OYE PLUCKY! PLUCKY OYE!
Dibakar Banerjee pulls off a courageous experiment, even if that’s not quite the same as a satisfying movie experience.
MAR 21, 2010 – SOME FILMS MAKE YOU GRASP FOR breathless clichés about thinking out of the box. With some others, you wonder if the director has boxed himself into a conceit and is honourably attempting to figure his way out. I was left with the latter suspicion as the terrific title song of Dibakar Banerjee’s Love Sex Aur Dhokha began to play before the closing credits. (What a marvellous sense of mood-music this filmmaker has!) The three components of the title – love, sex, betrayal – snake in and out of three different stories shot through three different types of cameras. The ultra-Bollywoody romance of Rahul (Anshuman Jha) and Shruti (Shruti) is rendered through a student filmmaker’s camera. The sordid department-store shenanigans between Adarsh (Raj Kumar Yadav) and Rashmi (Neha Chauhan) are spied upon by a CCTV camera. And the sting operation orchestrated by television journalist Prabhat (Amit Sial) and two-bit dancer Naina (Arya Devdatta) – in order to expose the preening pop-star known by the irresistible nick of Loki Local (Herry Tangri) – is captured on a spycam.
This germ of a conceit is a gem, allowing for a crosshatch of seemingly parallel plots linked loosely by the characters and the verité atmospherics. (The newcomers are mostly excellent.) Apart from looking great on paper, as a festival-submission synopsis, these wispy strands of story can be wrought into any number of hot-button theses topics – the voyeuristic society we live in, the voyeurs of cinema that we are, the changing definitions of what we’ve come to consume as entertainment, the unchanging ways in which women continue to be oppressed, the blurring lines between cinema and reality, and so on and so forth. Love Sex Aur Dhokha is nothing if not off-the-charts ambitious – and yet, I couldn’t shake off the feeling that Banerjee has pulled off a successful experiment rather than a satisfying experience. After a point, I began to wonder if Banerjee hadn’t painted himself into a corner, with his desire for threesomes, and if he wouldn’t have been better off expressing fidelity to a single narrative (with the same style and the same themes; I’d vote for an expansion of the second segment).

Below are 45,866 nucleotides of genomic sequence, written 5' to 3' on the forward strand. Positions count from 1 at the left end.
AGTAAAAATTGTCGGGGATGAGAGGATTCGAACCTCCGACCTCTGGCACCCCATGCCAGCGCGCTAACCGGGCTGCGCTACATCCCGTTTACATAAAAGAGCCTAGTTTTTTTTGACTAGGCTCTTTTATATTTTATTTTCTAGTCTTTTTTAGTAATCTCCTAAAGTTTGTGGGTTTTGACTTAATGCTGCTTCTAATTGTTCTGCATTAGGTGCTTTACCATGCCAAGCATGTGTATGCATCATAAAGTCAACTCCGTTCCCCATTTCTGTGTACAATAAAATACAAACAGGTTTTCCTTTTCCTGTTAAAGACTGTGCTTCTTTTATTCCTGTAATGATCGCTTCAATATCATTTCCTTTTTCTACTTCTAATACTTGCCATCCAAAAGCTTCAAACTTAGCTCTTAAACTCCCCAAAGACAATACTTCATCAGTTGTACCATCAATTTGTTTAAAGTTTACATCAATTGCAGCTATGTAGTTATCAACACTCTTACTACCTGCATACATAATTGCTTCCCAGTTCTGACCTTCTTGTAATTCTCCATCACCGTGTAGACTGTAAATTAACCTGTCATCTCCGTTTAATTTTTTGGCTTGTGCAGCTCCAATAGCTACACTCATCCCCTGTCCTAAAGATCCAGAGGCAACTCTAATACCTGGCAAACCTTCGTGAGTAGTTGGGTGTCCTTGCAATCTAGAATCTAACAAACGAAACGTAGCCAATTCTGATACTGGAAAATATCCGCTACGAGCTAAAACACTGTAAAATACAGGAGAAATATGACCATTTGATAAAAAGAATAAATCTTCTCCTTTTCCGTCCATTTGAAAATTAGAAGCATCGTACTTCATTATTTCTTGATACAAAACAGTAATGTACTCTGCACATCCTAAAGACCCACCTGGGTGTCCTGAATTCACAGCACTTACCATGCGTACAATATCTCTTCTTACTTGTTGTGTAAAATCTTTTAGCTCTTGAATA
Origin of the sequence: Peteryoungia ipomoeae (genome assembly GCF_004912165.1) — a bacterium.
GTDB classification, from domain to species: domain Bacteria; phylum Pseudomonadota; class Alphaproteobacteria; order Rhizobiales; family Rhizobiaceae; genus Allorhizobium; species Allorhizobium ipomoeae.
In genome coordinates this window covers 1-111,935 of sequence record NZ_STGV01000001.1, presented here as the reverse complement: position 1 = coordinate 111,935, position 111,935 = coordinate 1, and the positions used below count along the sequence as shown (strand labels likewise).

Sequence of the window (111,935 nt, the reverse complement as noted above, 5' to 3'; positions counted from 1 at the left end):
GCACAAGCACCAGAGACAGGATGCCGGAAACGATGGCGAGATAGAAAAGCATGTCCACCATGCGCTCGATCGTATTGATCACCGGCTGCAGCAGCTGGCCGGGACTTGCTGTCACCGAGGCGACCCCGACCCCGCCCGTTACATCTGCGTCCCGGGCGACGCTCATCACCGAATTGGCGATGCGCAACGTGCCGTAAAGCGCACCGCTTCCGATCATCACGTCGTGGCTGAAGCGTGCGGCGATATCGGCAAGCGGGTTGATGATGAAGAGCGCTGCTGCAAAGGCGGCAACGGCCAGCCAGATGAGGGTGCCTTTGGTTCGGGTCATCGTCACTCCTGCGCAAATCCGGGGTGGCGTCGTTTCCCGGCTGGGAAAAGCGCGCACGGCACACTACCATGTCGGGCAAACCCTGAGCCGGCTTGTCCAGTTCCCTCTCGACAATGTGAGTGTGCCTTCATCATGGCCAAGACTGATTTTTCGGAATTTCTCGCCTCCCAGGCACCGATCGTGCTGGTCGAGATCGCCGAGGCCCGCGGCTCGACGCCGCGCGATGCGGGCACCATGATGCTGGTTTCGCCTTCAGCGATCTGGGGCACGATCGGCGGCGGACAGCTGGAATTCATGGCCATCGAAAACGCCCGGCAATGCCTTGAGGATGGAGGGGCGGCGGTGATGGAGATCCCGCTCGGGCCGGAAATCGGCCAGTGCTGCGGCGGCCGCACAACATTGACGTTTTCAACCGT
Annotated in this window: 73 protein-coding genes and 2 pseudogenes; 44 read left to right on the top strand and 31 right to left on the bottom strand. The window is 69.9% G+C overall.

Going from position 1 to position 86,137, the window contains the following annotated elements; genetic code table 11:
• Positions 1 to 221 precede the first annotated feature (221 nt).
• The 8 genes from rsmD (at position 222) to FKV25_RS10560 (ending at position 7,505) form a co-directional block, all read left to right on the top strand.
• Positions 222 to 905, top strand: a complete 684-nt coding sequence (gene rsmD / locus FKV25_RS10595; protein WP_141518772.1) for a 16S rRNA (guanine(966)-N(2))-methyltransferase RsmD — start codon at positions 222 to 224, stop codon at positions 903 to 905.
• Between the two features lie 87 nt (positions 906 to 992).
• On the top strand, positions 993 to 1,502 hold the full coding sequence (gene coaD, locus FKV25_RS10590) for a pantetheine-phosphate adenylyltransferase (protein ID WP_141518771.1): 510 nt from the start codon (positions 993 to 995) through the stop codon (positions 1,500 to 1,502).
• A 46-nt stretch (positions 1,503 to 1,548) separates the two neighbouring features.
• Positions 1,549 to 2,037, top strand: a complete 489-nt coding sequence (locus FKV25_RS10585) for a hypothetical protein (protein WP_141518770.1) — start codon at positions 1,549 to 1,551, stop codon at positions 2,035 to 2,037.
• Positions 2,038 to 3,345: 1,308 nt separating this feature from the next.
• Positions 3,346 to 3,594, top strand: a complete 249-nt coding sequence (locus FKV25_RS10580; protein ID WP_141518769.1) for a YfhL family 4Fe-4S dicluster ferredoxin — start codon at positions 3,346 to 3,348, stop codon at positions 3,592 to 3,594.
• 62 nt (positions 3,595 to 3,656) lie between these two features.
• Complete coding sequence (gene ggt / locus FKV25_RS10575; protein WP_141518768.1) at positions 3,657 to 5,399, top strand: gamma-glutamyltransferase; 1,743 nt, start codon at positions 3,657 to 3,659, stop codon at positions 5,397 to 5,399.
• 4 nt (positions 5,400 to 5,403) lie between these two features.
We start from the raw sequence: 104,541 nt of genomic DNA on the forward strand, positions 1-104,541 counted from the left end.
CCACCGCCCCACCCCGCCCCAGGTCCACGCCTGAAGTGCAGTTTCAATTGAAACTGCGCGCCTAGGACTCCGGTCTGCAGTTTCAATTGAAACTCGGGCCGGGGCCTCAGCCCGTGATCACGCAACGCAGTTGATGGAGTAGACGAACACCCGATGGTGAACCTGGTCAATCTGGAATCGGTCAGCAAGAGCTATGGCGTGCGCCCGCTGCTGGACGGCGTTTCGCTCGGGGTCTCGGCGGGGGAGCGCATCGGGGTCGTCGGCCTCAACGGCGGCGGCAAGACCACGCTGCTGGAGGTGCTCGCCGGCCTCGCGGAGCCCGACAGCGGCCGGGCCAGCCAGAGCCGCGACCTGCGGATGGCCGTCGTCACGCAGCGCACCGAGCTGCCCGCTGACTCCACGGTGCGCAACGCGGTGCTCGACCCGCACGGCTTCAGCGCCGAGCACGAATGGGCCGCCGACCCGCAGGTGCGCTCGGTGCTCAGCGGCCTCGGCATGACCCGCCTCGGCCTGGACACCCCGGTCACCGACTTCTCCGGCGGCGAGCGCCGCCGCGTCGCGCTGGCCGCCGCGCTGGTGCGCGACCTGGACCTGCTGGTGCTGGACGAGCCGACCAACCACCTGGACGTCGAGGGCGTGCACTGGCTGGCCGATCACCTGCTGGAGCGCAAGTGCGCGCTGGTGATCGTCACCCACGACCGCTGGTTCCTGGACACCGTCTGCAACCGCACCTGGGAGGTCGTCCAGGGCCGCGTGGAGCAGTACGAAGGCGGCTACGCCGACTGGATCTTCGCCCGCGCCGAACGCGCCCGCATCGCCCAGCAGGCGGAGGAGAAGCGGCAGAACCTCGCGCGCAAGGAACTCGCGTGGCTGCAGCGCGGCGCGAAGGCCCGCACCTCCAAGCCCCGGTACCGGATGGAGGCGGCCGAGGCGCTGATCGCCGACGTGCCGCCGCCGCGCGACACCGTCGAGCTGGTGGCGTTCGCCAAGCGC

But there’s no doubt that this director is the real article. I wasn’t overly enamoured by Khosla Ka Ghosla – the first hour or so was a brilliant character study masquerading as a common-man saga, but the amateur-hour theatrics in the subsequent plans to outwit the villain left me cold. I felt trapped in a sketch better left to Priyadarshan and his band of blowhards – this superbly muted ensemble cast deserved better. But Banerjee’s second feature, the magnificent picaresque Oye Lucky! Lucky Oye!, blew my mind. Liberated from the burden of having to narrate a “story,” the director was finally able to impress us with his true calling – the fetishistically detailed limning of lovable eccentrics. (If that makes him the Wes Anderson of West Delhi, the comparison does not come about idly; there’s another director who’s never happier than when allowed to prowl about plotless territory, with character quirks and wallpaper design in lieu of beginning, middle and end.)
And with just these two films, we were able to see the recurrent signs and signatures of an auteur – the mild contempt for the nouveau riche and the simultaneous sympathy for the upwardly mobile, the underdogs who are denied things by their higher-ups in an unjust social order and who find ways (often involving playacting) to seize those very things, and, of course, the micro-calibrated detailing (in terms of production design, music, and finely tuned casting). Even the themes were similar. These were movies about want, and this need was expressed unequivocally by the Kishore Kumar chartbuster from Lahu Ke Do Rang that blared over the opening credits of Oye Lucky! Lucky Oye!: Chahiye thoda pyaar, thoda pyaar chahiye. Loosely translated, the lines declare, All you need is love, and it’s (coincidentally) another Beatles number that the title of Banerjee’s third film acronyms to – Lucy in the Sky with Diamonds.